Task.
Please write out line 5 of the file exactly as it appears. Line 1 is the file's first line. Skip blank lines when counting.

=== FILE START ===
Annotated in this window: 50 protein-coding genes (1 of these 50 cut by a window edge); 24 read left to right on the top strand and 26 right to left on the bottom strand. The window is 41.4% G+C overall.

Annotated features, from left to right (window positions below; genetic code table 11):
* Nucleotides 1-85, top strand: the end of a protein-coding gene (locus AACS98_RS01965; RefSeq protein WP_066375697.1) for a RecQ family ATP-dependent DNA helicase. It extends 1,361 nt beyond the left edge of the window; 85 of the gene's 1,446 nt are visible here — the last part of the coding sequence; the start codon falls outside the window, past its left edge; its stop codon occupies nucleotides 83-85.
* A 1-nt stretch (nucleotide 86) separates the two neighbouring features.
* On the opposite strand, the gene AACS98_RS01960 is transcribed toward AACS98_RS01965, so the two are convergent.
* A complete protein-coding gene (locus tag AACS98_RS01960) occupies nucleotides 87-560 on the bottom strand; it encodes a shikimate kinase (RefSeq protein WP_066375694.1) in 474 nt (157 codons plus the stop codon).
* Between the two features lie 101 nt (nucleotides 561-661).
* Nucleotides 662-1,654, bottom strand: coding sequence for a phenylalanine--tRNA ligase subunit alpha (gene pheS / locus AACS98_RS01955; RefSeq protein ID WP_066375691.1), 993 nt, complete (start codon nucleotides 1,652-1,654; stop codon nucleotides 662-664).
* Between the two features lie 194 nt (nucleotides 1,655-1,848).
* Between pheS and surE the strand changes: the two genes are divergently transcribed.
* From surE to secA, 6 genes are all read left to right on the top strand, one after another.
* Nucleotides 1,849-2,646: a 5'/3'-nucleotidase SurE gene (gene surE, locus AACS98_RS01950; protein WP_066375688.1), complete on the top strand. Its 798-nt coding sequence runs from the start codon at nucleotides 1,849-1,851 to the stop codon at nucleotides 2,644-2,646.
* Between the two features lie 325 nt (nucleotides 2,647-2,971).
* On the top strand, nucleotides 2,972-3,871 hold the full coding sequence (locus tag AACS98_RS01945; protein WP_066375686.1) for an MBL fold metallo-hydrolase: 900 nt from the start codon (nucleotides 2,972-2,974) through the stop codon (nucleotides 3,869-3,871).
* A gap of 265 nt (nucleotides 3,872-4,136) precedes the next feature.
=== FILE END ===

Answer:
* On the opposite strand, the gene AACS98_RS01960 is transcribed toward AACS98_RS01965, so the two are convergent.